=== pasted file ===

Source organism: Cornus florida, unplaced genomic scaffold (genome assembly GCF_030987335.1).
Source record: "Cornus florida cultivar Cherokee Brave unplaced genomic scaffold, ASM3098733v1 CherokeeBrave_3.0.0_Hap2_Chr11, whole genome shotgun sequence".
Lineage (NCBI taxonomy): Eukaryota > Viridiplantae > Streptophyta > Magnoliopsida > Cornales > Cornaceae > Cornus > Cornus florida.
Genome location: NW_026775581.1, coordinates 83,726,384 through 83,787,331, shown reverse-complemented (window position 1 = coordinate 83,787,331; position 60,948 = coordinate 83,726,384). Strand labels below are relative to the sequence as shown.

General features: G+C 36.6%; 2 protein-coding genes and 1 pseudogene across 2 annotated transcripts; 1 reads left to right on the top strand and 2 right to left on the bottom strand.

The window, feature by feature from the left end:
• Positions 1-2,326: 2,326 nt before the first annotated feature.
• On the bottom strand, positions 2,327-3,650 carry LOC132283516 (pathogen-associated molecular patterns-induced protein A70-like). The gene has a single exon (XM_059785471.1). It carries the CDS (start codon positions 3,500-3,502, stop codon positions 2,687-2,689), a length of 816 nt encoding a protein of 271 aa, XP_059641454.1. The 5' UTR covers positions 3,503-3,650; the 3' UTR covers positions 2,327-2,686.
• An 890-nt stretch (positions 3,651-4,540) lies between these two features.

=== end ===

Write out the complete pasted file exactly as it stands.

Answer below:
Source organism: Cornus florida, unplaced genomic scaffold (genome assembly GCF_030987335.1).
Source record: "Cornus florida cultivar Cherokee Brave unplaced genomic scaffold, ASM3098733v1 CherokeeBrave_3.0.0_Hap2_Chr11, whole genome shotgun sequence".
Lineage (NCBI taxonomy): Eukaryota > Viridiplantae > Streptophyta > Magnoliopsida > Cornales > Cornaceae > Cornus > Cornus florida.
Genome location: NW_026775581.1, coordinates 83,726,384 through 83,787,331, shown reverse-complemented (window position 1 = coordinate 83,787,331; position 60,948 = coordinate 83,726,384). Strand labels below are relative to the sequence as shown.

General features: G+C 36.6%; 2 protein-coding genes and 1 pseudogene across 2 annotated transcripts; 1 reads left to right on the top strand and 2 right to left on the bottom strand.

The window, feature by feature from the left end:
• Positions 1-2,326: 2,326 nt before the first annotated feature.
• On the bottom strand, positions 2,327-3,650 carry LOC132283516 (pathogen-associated molecular patterns-induced protein A70-like). The gene has a single exon (XM_059785471.1). It carries the CDS (start codon positions 3,500-3,502, stop codon positions 2,687-2,689), a length of 816 nt encoding a protein of 271 aa, XP_059641454.1. The 5' UTR covers positions 3,503-3,650; the 3' UTR covers positions 2,327-2,686.
• An 890-nt stretch (positions 3,651-4,540) lies between these two features.